Smart Sutures

Lead Research Organisation: University of Leeds
Department Name: Physics and Astronomy

Abstract

The primary aim of this PhD is to develop a 'Smart Suture' that will help prevent postoperative infections. Sutures are use in most surgical procedures, to close wounds and repair tissues damaged by trauma or surgical intent. Septic complications frequently arise at the site of wound trauma, including superficial wound infections and deep infections.

The aim of the 'Smart Suture' is to develop a novel method for antimicrobial drug delivery as soon as there is a sign of surgical site infection. Sutures are almost always present at surgical site infections, and are therefore the ideal carrier for an antimicrobial agent. The objective is to adapt existing polymer technology for targeted drug delivery to the "at risk" surgical site. Our novel idea is to use sacrificial threads, which are hollow threads made of long chain polymers that are filled with fluid monomers. These monomers can flow into any gaps, created if a breakage occurs, and solidify. Here we would adapt the idea where the internal monomers can be replaced by small microcapsules that contain an anti-microbial agent. If a large shear force is applied to a suture, the thread would break and release an anti-microbial agent. Alternatively, the sutures may not break, but simply stretch under tension of the healing wound. Sutures would be fabricated such that they contain dehydrated microcapsules containing anti-microbial drugs. Upon rehydration in the tissues the microcapsules would rehydrate, creating large pores in the microcapsule shell, allowing the encapsulants to diffuse out of the microcapsule into the surrounding environment to exert their biological effect. When the suture is stretched, the surface area in contact with the aqueous environment increases and so many more microcapsules can be rehydrated releasing their beneficial cargo. As bacterial infections can also cause pore formation in lipid membranes, we will explore lipid-based capsules as an alternative means of sustained release of anti-microbial drugs. This mechanically triggered release however is not the only delivery mechanism that could be utilised. Microcapsule stability is highly dependent upon its material composition which may be functionalised to degrade upon exposure to enzymes or exotoxins produced by infections. This opens up the possibility of impregnating surgical implants that may benefit from sustained anti-microbial delivery, such as prosthetic meshes commonly used in a variety of tissue repairs. Continuous delivery would be of immense benefit in this scenario because mesh infection is a serious complication, frequently necessitating removal of the prosthesis.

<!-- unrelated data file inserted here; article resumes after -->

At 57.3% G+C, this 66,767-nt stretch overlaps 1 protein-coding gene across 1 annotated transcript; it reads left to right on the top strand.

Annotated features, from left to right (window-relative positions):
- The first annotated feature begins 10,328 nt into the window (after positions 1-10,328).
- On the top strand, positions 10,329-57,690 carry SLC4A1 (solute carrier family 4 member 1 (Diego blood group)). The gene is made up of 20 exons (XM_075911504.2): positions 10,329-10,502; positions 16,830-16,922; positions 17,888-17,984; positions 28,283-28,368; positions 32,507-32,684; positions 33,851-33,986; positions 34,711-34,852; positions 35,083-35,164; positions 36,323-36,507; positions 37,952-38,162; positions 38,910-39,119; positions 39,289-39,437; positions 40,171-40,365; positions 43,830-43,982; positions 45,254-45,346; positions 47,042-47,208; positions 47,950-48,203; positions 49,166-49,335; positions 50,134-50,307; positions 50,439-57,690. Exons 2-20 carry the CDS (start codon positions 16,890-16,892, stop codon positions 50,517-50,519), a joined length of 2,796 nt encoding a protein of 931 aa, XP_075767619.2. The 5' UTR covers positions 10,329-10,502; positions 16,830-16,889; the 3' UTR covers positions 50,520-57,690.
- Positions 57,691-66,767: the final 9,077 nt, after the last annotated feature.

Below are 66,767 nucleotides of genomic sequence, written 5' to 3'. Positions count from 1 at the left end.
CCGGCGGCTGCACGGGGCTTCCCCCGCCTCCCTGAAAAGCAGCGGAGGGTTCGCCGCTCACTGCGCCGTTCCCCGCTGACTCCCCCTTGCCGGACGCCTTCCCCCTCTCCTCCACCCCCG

The concept of impregnating biological materials with a sustained antimicrobial release system is attractive to many clinical applications. The idea of a drug release mechanism based on rehydration of a microcapsule is novel. The project has been developed out of an unmet clinical need identified during a Leeds NIHR Healthcare Technologies Co-operative (HTC) networking event, and will continue to receive support from the HTC.

Publications

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Studentship Projects

Project Reference Relationship Related To Start End Student Name
EP/N509681/1 01/10/2016 30/09/2021
1819417 Studentship EP/N509681/1 01/10/2016 31/03/2020 Samuel Moorcroft
 
Description Summer school 
Form Of Engagement Activity Participation in an activity, workshop or similar
Part Of Official Scheme? No
Geographic Reach Regional
Primary Audience Schools
Results and Impact Approximately 50 school pupils from the local region attended a summer school within the department, two students made a poster to present my work to their peers and parents. The summer school received very positive feedback, with the pupils encouraged to pursue a career in science.
Year(s) Of Engagement Activity 2018